YEREVAN (Armenpress) — Since the beginning of the Syrian War, 22 thousand Syrian-Armenians have re-located to Armenia.
Levon Antonyan, head of the Near and Middle East Armenian community department of the Diaspora ministry told a press conference that the Armenian government has adopted a warm and hospitable approach for them.
“They are not treated as refugees. The procedure of obtaining citizenship has been maximally facilitated. The majority of them have received Armenian citizenship. They have been given the opportunity of employment and being engaged in educational and cultural activities. We took numerous steps for them to be integrated easily. The government, international organizations and NGOs have done everything for healthcare services to be accessible, tuition fees in universities to be compensated; their accommodation needs have been realized. We have assisted businesses by providing privileged loans”, Antonyan said.
He said that since the situation in Aleppo was stabilized, certain families have arrived in Armenia as well, nearly 75 people have relocated to Yerevan in 2017. There are some Syrian-Armenians who return to Aleppo from Armenia, however these are individual cases and no flow is seen.
George Barseghyan, president of the Coordinating Center for Syrian-Armenians’ Issues NGO said one of the priority issues for the Syrian-Armenians is employment.
“Syrian-Armenians are working in Armenia, however their salary is the same as in Syria, and this, of course is troubling, however, despite the difficult conditions many prefer to stay here”, he said.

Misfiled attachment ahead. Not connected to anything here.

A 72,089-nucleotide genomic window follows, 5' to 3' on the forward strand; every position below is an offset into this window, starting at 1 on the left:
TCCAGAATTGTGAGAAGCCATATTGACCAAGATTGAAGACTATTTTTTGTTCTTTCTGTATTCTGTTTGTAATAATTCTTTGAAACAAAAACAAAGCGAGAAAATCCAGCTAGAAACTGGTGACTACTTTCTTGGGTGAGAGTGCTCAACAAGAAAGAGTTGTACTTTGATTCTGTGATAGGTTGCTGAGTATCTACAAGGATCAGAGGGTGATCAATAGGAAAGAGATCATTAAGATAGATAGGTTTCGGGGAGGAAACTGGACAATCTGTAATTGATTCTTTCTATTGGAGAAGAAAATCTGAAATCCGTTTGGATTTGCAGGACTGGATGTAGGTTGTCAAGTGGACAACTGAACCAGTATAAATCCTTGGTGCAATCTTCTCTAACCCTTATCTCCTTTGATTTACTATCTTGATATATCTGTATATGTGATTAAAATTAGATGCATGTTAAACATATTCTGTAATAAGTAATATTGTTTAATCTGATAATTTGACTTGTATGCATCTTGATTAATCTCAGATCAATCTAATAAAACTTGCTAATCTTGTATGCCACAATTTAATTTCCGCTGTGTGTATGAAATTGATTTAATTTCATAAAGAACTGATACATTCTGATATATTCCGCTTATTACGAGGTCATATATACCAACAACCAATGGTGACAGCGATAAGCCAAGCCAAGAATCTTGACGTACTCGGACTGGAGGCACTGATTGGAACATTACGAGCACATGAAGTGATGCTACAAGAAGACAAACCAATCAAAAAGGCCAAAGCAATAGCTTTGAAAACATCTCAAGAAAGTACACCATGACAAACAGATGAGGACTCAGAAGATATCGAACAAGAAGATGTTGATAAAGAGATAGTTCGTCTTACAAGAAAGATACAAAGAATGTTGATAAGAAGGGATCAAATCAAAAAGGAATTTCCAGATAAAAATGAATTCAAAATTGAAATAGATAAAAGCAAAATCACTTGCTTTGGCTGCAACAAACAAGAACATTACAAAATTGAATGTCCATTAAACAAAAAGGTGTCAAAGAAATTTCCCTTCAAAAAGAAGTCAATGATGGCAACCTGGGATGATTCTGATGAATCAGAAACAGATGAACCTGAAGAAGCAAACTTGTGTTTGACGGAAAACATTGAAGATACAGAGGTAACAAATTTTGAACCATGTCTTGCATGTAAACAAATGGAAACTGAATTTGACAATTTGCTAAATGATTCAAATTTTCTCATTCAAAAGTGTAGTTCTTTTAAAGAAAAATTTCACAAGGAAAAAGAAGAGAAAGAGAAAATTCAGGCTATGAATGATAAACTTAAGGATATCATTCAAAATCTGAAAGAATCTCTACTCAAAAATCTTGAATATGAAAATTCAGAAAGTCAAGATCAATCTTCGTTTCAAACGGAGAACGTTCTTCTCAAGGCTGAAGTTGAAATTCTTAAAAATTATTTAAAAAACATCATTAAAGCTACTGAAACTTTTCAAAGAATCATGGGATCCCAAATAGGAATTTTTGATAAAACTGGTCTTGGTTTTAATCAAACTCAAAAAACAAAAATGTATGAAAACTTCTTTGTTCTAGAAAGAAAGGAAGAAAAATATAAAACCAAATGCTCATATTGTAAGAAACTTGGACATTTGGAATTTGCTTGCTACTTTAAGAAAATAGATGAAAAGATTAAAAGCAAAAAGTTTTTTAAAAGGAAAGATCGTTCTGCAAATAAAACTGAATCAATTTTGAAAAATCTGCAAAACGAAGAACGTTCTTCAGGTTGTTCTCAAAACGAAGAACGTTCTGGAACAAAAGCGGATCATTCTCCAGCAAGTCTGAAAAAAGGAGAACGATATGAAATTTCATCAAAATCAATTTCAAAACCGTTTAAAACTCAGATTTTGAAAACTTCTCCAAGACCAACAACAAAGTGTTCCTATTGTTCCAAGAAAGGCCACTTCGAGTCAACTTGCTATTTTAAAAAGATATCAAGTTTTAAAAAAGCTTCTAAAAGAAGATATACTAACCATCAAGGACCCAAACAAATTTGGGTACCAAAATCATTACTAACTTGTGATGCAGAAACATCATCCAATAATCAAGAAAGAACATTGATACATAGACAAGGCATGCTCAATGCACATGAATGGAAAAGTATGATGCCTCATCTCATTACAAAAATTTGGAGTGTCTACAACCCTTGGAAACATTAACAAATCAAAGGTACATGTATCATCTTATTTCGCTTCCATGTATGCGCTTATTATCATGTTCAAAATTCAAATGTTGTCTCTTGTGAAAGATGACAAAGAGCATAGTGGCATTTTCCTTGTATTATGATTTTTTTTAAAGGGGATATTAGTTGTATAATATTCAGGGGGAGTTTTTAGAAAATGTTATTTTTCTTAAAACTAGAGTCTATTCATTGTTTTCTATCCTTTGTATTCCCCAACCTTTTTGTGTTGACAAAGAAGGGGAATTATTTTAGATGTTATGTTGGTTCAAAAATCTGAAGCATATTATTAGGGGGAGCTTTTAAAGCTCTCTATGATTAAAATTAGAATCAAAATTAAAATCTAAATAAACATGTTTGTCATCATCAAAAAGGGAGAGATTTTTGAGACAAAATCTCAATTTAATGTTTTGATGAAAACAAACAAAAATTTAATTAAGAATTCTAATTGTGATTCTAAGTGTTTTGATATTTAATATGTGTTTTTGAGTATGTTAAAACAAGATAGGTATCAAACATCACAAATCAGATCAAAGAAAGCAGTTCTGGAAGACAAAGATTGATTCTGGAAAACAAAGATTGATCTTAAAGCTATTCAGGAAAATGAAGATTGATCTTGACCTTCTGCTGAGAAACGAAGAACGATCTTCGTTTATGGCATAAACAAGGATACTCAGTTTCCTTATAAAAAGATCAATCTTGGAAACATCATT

According to him, the professional skills of the Syrian-Armenians are well developed, they know the language and have the possibility to manifest themselves in all sectors. They are mainly engaged in the service sector, they are running their own restaurants or bistros. They work in the arts, science and healthcare sectors.
Sofi Nersisyan, head of the refugee department of Mission Armenia NGO said they are working with refugees from many countries. And this year, the number of their main stakeholders has reached thousand.
“They are our Syrian-Armenian countrymen, as well as refugees from Azerbaijan, Iraq and Iran. We also work with people displaced from Talish and other parts of Artsakh, as result of the April War. We give social-healthcare services, provide care, humanitarian assistance, financial support, partial compensation of apartment rent, provision of social accommodation. I have to mention that the refugees mostly have accommodation and employment problems”, she said.